Swansea Bay University Health Board is proposing to change Morriston, Singleton and Neath Port Talbot hospitals into individual centres of excellence – something they say is designed to give people better access to emergency care, and cut through long waiting lists for operations.
The proposals will give each hospital unique roles, with all three working more closely with extended community care services.
Under the proposals Morriston Hospital would be the centre of excellence for urgent and emergency care, complex care, specialist care and regional surgery.
Singleton Hospital would be the centre of excellence for planned healthcare, women’s health, cancer care and diagnostic tests – delivering the high number of routine operations which do not need critical care.
Neath Port Talbot Hospital would be the centre of excellence for orthopaedic and spinal care – which means it will be the hospital delivering hip, knee and other joint replacements. It will also be the centre for rehabilitation and rheumatology, outpatients, day surgery and minor injuries unit.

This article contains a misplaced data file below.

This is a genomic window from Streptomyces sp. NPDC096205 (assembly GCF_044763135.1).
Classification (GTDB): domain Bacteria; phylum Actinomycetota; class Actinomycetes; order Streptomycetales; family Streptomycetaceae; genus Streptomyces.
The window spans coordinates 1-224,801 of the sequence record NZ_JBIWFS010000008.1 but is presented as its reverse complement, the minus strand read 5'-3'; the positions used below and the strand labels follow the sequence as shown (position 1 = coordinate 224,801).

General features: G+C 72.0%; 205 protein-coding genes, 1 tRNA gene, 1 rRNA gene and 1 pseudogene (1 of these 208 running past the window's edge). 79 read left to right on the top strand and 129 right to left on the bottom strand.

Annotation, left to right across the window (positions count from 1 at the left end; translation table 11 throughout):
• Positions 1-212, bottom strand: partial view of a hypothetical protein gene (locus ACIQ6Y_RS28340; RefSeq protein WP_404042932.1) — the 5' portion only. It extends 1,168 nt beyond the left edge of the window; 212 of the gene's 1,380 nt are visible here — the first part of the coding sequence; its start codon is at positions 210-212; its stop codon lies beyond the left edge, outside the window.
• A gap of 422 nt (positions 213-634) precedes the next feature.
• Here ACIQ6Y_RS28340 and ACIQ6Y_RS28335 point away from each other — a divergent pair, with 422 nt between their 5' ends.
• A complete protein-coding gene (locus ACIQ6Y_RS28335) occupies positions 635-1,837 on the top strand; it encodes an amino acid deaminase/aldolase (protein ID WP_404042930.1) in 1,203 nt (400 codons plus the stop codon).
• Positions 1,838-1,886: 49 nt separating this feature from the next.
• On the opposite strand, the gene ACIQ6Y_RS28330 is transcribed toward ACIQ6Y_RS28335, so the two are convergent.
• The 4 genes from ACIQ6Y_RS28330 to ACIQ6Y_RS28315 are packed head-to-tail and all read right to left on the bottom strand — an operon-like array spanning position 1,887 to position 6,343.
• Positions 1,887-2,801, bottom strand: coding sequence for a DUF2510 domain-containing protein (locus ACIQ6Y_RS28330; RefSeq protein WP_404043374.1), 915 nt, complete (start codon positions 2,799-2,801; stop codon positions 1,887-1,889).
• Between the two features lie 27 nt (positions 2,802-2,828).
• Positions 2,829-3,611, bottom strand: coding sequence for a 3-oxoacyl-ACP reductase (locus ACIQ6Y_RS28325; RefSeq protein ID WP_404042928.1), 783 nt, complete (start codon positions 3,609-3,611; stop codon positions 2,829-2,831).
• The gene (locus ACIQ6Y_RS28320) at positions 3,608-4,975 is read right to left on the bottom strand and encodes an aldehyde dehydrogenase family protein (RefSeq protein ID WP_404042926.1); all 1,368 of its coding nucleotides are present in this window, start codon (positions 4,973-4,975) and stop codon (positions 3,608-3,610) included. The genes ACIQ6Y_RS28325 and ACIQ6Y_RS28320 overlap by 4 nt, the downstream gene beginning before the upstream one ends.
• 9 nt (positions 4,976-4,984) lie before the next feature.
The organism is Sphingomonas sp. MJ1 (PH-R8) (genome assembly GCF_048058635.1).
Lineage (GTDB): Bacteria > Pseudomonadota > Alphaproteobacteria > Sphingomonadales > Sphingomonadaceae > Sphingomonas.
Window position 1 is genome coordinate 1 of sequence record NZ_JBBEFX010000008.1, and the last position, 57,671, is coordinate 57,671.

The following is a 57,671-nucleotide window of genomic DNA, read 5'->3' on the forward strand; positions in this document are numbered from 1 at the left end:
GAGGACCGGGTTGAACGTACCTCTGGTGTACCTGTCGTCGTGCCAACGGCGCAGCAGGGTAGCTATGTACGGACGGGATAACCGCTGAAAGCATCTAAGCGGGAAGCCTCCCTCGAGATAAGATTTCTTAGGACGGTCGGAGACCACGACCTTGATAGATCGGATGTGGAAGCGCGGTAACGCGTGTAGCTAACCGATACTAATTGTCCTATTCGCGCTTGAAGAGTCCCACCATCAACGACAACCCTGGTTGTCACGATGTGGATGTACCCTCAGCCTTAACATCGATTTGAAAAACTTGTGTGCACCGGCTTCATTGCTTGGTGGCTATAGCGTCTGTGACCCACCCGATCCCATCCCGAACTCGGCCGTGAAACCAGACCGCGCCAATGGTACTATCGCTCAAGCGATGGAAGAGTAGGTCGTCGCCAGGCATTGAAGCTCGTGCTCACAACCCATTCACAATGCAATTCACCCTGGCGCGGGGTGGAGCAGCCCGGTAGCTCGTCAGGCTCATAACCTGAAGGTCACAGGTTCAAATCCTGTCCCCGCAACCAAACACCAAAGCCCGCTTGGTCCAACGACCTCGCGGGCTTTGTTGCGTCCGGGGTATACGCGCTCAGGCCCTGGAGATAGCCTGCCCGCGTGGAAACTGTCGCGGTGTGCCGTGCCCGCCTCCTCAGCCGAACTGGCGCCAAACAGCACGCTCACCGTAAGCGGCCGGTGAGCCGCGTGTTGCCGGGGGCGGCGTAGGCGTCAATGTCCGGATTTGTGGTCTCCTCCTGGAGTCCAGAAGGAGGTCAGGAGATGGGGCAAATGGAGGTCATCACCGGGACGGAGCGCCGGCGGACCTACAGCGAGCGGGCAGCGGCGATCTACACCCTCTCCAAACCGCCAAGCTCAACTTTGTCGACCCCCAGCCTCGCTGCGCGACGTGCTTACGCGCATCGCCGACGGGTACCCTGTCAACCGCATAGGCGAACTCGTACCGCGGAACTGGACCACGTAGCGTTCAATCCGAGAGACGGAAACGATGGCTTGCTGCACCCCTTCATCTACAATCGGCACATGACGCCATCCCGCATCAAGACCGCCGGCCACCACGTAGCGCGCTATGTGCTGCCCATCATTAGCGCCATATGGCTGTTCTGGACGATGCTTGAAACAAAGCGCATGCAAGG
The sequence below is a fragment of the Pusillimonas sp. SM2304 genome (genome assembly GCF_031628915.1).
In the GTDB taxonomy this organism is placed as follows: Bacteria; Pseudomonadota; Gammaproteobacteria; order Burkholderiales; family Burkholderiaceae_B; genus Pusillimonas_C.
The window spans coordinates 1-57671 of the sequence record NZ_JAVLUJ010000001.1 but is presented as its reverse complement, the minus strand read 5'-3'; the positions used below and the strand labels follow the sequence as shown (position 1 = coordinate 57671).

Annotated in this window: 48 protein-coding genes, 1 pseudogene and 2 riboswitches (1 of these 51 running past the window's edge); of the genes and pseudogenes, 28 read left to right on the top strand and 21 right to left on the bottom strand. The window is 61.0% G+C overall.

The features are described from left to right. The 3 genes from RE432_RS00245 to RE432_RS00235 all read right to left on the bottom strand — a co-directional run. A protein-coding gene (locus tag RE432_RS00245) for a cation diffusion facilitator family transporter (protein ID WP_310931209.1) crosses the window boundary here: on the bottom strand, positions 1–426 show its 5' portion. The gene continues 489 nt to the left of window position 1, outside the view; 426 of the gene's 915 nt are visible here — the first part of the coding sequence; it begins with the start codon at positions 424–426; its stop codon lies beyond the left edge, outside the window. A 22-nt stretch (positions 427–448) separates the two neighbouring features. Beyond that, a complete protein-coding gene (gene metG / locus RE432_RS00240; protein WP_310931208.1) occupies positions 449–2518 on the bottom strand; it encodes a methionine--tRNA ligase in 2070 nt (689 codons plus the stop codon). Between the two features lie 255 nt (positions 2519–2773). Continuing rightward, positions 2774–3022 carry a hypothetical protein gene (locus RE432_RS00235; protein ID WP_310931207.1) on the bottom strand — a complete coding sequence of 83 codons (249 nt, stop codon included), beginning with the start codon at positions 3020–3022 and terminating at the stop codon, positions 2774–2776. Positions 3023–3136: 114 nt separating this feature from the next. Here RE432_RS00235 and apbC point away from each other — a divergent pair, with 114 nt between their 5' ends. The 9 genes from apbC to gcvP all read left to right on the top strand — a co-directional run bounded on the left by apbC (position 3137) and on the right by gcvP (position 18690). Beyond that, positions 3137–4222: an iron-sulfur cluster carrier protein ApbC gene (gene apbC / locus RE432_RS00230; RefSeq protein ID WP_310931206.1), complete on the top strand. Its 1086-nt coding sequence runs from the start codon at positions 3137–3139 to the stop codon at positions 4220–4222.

Mark Hackett, the Chief Executive of the Swansea Bay University Health Board said: “Over the past eighteen months the NHS in Swansea Bay has faced a once in a lifetime global health emergency.
“As a result, we have had to make rapid changes to the way in which we delivered services and we’ve found that some of those changes have been tremendously beneficial, so beneficial that we now feel it is right to make them permanent.
“We must focus on giving our communities better access to urgent care, and at the same time cut through the long waits for planned treatment that have built up through the pandemic.”
A report into the changes also proposes greater use of digital technology and more services delivered seven days a week.
It also recommends the development of a new Hyper Acute Stroke Unit to deliver state-of-the-art treatment for local stroke patients.
Mark Hackett added: “It is really important that we now harness the power of digital technology by offering patients online access to NHS services wherever possible.
“Of course, some people may not be able to access digital services, or may not feel comfortable using them, so we will need to ensure their needs continue to be met.
“But many more people now have smartphones, tablets or laptops and would value the convenience of online healthcare.”
The health board’s proposals are also intended to help tackle the backlog of cancelled appointments that have arisen during the COVID-19 pandemic.
The proposals are subject to a ten-week period of engagement and the engagement programme is being run in partnership with the Swansea Bay Community Health Council from 26 July to 1 October.
You can share your views on the proposals on the Health Board’s engagement website. Or you can write to the Chief Executive, Swansea Bay University Health Board, One Talbot Gateway, Baglan, SA12 7BR.